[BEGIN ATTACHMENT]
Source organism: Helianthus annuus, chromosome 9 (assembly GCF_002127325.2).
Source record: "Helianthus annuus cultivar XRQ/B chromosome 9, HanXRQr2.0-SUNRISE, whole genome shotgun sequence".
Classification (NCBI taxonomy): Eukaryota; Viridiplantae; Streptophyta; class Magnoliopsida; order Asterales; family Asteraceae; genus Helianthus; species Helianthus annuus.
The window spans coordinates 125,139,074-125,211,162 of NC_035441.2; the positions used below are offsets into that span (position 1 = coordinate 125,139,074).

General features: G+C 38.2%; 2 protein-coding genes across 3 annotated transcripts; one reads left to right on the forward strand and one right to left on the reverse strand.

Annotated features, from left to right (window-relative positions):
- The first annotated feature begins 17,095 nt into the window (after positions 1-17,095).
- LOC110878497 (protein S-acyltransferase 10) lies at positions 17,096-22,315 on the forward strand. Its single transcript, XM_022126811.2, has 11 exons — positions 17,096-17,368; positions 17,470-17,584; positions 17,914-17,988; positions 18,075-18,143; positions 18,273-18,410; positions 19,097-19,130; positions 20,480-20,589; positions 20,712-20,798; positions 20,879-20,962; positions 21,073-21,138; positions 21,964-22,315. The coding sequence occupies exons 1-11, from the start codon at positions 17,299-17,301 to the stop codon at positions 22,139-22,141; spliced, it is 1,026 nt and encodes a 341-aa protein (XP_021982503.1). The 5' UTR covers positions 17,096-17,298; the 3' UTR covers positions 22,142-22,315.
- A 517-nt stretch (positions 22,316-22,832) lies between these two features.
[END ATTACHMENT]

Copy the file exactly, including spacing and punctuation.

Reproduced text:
Source organism: Helianthus annuus, chromosome 9 (assembly GCF_002127325.2).
Source record: "Helianthus annuus cultivar XRQ/B chromosome 9, HanXRQr2.0-SUNRISE, whole genome shotgun sequence".
Classification (NCBI taxonomy): Eukaryota; Viridiplantae; Streptophyta; class Magnoliopsida; order Asterales; family Asteraceae; genus Helianthus; species Helianthus annuus.
The window spans coordinates 125,139,074-125,211,162 of NC_035441.2; the positions used below are offsets into that span (position 1 = coordinate 125,139,074).

General features: G+C 38.2%; 2 protein-coding genes across 3 annotated transcripts; one reads left to right on the forward strand and one right to left on the reverse strand.

Annotated features, from left to right (window-relative positions):
- The first annotated feature begins 17,095 nt into the window (after positions 1-17,095).
- LOC110878497 (protein S-acyltransferase 10) lies at positions 17,096-22,315 on the forward strand. Its single transcript, XM_022126811.2, has 11 exons — positions 17,096-17,368; positions 17,470-17,584; positions 17,914-17,988; positions 18,075-18,143; positions 18,273-18,410; positions 19,097-19,130; positions 20,480-20,589; positions 20,712-20,798; positions 20,879-20,962; positions 21,073-21,138; positions 21,964-22,315. The coding sequence occupies exons 1-11, from the start codon at positions 17,299-17,301 to the stop codon at positions 22,139-22,141; spliced, it is 1,026 nt and encodes a 341-aa protein (XP_021982503.1). The 5' UTR covers positions 17,096-17,298; the 3' UTR covers positions 22,142-22,315.
- A 517-nt stretch (positions 22,316-22,832) lies between these two features.